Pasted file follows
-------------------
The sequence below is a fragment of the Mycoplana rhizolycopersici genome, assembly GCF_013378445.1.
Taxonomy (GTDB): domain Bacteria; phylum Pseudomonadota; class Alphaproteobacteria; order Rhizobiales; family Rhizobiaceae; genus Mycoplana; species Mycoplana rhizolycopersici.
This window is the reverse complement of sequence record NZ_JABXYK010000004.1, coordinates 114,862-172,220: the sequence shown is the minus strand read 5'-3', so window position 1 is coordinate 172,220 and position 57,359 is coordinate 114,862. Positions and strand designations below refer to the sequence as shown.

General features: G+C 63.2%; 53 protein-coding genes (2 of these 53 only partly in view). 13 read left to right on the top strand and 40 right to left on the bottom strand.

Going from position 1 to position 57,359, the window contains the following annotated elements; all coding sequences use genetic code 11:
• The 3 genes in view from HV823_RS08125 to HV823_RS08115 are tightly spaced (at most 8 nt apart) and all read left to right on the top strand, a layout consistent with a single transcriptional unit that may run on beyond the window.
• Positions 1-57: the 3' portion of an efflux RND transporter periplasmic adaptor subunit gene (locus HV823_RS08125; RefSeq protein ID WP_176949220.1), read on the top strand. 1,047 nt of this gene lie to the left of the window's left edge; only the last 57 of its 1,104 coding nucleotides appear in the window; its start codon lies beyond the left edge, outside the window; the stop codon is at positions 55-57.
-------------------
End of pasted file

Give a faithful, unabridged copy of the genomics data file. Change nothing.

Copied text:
The sequence below is a fragment of the Mycoplana rhizolycopersici genome, assembly GCF_013378445.1.
Taxonomy (GTDB): domain Bacteria; phylum Pseudomonadota; class Alphaproteobacteria; order Rhizobiales; family Rhizobiaceae; genus Mycoplana; species Mycoplana rhizolycopersici.
This window is the reverse complement of sequence record NZ_JABXYK010000004.1, coordinates 114,862-172,220: the sequence shown is the minus strand read 5'-3', so window position 1 is coordinate 172,220 and position 57,359 is coordinate 114,862. Positions and strand designations below refer to the sequence as shown.

General features: G+C 63.2%; 53 protein-coding genes (2 of these 53 only partly in view). 13 read left to right on the top strand and 40 right to left on the bottom strand.

Going from position 1 to position 57,359, the window contains the following annotated elements; all coding sequences use genetic code 11:
• The 3 genes in view from HV823_RS08125 to HV823_RS08115 are tightly spaced (at most 8 nt apart) and all read left to right on the top strand, a layout consistent with a single transcriptional unit that may run on beyond the window.
• Positions 1-57: the 3' portion of an efflux RND transporter periplasmic adaptor subunit gene (locus HV823_RS08125; RefSeq protein ID WP_176949220.1), read on the top strand. 1,047 nt of this gene lie to the left of the window's left edge; only the last 57 of its 1,104 coding nucleotides appear in the window; its start codon lies beyond the left edge, outside the window; the stop codon is at positions 55-57.